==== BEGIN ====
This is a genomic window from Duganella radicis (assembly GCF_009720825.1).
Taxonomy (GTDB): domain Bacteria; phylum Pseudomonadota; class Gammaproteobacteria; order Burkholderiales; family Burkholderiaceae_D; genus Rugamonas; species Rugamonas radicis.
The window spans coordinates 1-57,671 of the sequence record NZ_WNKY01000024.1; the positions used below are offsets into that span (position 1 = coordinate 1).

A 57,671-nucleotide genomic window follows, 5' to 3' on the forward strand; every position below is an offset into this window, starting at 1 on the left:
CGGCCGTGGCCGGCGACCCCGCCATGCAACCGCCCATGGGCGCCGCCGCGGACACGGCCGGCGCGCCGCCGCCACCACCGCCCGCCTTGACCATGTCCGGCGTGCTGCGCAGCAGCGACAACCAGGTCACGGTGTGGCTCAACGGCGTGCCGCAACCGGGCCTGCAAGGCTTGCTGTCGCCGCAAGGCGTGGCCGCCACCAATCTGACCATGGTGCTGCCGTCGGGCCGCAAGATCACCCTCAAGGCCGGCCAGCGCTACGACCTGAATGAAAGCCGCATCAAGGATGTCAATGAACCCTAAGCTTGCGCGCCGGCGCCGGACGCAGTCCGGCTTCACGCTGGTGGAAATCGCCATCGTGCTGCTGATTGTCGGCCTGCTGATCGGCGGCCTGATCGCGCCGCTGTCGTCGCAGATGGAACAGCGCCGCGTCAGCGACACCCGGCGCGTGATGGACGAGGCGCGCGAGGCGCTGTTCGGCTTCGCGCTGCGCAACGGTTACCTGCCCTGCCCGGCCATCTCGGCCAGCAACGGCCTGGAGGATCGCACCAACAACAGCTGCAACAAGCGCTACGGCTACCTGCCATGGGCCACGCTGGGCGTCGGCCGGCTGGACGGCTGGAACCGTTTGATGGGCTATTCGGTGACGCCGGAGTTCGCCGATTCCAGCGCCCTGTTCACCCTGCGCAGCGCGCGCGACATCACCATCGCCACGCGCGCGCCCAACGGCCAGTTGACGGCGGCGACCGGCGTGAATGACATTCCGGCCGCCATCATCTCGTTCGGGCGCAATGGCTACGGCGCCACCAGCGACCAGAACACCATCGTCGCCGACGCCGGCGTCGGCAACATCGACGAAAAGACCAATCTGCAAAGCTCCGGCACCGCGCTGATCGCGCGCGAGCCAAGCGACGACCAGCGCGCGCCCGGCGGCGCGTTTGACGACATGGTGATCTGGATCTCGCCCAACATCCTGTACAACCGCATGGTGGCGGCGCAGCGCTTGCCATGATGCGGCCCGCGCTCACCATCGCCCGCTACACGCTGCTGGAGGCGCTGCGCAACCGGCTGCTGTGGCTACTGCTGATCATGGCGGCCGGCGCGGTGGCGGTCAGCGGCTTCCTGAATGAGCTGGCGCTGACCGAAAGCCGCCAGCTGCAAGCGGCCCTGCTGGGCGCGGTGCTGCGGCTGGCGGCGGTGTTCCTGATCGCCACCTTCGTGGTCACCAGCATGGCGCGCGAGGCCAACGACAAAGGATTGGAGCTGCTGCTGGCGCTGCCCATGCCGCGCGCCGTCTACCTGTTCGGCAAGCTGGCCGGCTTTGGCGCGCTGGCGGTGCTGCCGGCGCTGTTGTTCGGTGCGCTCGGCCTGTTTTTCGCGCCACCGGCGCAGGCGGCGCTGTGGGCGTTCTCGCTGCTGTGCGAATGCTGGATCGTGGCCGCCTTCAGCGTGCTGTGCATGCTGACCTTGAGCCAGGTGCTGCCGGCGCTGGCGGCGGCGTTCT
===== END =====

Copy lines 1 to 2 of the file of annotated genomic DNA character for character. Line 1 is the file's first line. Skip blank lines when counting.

This is a genomic window from Duganella radicis (assembly GCF_009720825.1).
Taxonomy (GTDB): domain Bacteria; phylum Pseudomonadota; class Gammaproteobacteria; order Burkholderiales; family Burkholderiaceae_D; genus Rugamonas; species Rugamonas radicis.